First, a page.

Majority of graduating Sewickley-area seniors sold on college
As Sewickley-area seniors graduate, many of them will head off to college in the hope of paving the way to a satisfying career.
Some dream of leaving the Pittsburgh area.
Others just want to find a job that they enjoy and stick close to home.
Kelly Frank, Quaker Valley High School's director of collegiate affairs, said the number of students heading out of state for higher education has increased, and they are spreading out.
“With two students going to Maine, three to California and others headed for Arizona, Texas and Florida, our students are finding great schools all over the country, and internationally. There is a definite interest in carefully comparing financial-aid offers, scholarship offers and stepping outside of the normal zones,” she said.
School officials at Quaker Valley and Sewickley Academy were given a brief survey about what graduating seniors planned to do next:
Quaker ValleyHigh School
Number of graduating seniors: 160.
Percentage planning to go to college: 87 percent — 50 percent out of state, 50 percent in-state; two students attending college overseas — one in Scotland, the other, London, England.
Financial help: 53 percent of the college-bound group were offered scholarships, and the average amount offered was $26,752 per year of college.
Most popular majors: Liberal arts and sciences; science including physics, biology, chemistry and nursing; business; engineering; and education.
Sports: 17 students, or 11 percent, plan to participate in college athletics.
Percentage of students going directly into the work force: 5 percent.
Of those going into the working world: Their fields of choice are culinary, health care and masonry.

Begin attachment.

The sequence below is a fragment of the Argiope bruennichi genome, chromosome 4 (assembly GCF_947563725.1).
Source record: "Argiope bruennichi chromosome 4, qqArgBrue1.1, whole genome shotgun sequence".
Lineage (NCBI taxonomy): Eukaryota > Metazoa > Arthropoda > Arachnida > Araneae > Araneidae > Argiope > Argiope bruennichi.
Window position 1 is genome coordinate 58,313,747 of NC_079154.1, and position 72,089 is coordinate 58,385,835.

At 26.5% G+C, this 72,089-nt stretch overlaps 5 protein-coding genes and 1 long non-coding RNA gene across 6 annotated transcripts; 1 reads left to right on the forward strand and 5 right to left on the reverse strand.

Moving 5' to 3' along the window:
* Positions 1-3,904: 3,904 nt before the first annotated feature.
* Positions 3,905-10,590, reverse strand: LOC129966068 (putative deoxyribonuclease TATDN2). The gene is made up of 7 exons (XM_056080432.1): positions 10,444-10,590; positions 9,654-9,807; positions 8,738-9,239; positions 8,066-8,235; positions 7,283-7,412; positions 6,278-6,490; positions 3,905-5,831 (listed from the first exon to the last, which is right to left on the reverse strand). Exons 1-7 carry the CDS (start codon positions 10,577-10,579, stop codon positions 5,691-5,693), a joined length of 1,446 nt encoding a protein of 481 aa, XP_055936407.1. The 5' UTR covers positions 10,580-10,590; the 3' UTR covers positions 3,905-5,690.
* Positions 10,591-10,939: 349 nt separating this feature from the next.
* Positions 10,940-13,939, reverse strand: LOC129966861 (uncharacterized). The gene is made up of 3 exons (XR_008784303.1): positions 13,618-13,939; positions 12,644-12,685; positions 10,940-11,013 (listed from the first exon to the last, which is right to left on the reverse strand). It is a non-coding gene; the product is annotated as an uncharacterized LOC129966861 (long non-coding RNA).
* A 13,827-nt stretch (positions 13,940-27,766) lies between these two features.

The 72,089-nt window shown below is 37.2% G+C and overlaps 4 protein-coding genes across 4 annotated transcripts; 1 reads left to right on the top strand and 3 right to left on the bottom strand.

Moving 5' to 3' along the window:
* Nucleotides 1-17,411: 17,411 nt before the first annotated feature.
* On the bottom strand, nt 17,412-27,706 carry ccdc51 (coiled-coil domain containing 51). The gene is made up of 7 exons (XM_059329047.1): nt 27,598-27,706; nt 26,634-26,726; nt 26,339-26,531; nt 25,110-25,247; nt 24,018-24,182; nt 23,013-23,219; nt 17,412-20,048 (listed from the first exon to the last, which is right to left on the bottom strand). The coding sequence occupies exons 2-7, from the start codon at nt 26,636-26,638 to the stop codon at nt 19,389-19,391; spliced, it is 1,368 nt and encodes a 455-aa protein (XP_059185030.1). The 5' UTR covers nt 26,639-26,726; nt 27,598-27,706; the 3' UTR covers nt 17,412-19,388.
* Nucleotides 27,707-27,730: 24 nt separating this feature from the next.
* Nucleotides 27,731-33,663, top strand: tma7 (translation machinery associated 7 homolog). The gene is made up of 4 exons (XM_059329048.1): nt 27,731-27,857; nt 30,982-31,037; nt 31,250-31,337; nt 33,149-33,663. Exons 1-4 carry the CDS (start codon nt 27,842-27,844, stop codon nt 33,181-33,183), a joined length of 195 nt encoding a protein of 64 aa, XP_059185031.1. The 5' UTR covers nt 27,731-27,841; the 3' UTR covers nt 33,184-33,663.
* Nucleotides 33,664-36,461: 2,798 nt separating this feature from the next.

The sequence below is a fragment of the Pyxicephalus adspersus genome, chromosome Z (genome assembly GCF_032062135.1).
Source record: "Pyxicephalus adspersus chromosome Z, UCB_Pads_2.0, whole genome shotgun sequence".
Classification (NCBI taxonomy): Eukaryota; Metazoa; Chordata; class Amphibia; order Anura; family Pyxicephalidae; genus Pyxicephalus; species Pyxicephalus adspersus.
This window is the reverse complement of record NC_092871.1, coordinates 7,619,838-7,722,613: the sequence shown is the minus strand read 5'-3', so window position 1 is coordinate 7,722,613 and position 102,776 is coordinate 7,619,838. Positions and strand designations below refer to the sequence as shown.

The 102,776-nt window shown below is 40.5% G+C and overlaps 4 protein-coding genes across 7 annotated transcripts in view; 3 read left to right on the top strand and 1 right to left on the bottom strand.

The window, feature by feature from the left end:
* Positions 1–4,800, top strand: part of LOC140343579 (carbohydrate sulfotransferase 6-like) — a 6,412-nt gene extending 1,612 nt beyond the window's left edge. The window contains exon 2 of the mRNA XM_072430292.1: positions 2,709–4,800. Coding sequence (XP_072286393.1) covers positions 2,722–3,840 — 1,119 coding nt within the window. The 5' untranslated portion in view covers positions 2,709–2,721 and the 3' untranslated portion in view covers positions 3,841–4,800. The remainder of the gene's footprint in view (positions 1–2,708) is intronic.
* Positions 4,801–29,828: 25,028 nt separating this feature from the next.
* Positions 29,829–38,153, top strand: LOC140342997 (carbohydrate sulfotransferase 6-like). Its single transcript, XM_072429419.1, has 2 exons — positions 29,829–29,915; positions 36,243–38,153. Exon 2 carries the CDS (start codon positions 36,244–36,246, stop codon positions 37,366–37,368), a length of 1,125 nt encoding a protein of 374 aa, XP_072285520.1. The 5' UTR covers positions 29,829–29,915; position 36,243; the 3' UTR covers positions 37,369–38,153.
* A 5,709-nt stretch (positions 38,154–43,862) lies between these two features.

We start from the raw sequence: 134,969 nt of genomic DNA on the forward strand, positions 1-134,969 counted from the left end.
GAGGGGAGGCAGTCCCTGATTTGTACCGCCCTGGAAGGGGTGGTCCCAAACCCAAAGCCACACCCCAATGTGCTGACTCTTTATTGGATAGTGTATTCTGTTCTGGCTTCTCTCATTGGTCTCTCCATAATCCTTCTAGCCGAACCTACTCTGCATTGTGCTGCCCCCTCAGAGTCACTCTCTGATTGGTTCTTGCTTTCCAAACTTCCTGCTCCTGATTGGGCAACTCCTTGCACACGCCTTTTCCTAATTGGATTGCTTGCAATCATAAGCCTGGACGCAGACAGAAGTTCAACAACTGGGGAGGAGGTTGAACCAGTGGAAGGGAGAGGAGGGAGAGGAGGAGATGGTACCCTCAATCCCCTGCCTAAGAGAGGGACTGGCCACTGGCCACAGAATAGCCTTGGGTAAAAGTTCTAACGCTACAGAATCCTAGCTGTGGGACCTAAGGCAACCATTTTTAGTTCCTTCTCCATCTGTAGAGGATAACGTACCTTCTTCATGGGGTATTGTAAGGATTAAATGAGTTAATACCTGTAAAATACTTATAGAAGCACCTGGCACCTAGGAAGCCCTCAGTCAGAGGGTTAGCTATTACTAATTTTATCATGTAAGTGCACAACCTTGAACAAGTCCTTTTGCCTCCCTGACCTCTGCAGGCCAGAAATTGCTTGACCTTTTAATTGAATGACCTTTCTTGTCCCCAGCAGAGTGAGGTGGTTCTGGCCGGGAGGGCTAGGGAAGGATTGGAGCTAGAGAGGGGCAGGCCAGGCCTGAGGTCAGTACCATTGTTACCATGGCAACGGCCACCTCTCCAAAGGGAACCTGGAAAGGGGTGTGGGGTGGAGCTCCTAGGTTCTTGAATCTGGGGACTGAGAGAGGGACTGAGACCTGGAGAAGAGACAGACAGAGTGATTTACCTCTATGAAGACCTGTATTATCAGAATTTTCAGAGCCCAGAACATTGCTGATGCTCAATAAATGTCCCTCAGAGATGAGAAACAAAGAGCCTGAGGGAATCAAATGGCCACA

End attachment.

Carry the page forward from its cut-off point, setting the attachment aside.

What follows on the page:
Number of students going into the military: 1.2 percent.
Number of students going into career education or job training instead of traditional college: 6 percent.
Undetermined plans: 5 percent.
Graduating seniors: 68.
Number going to four-year colleges or universities: All 68.
Financial help: 45 students received merit scholarships; the average scholarship was about $13,000 per year of college.
Most popular majors: Business and engineering.
Number of students leaving the state for college: 50.
Kishma Decastro-Sallis, director of the career center at Robert Morris University in Moon, said she is seeing a lot of young people heading into sales.
“This region has a lot of marketing and sales professionals. The top industries we have seen have been in sales, technology, engineering, STEM (science, technology, engineering and math) fields. It's not the first choice a lot of students think about, but it can be a lucrative or decent living,” she said.
She added that students planning careers with the Pittsburgh area in mind should look to local websites such as Imagine Pittsburgh, which she called a great resource for seeing who's hiring and uses it to bring in speakers for the university's students. It lists, on average, 24,000 jobs daily. Its online address is imaginepittsburgh.com/.
Another source she suggested is the Allegheny Conference and its website, alleghenyconference.org, which touts Pittsburgh-area industries and breaks down every facet of the local economy, industry and education, while setting goals for the future of the region and its people.
A link to its annual report includes the video stories of young people who have “made it” here out of high school and college and how they have succeeded.
Mya Koch is a staff writer for Trib Total Media. She can be reached at firstname.lastname@example.org or 412-324-1403.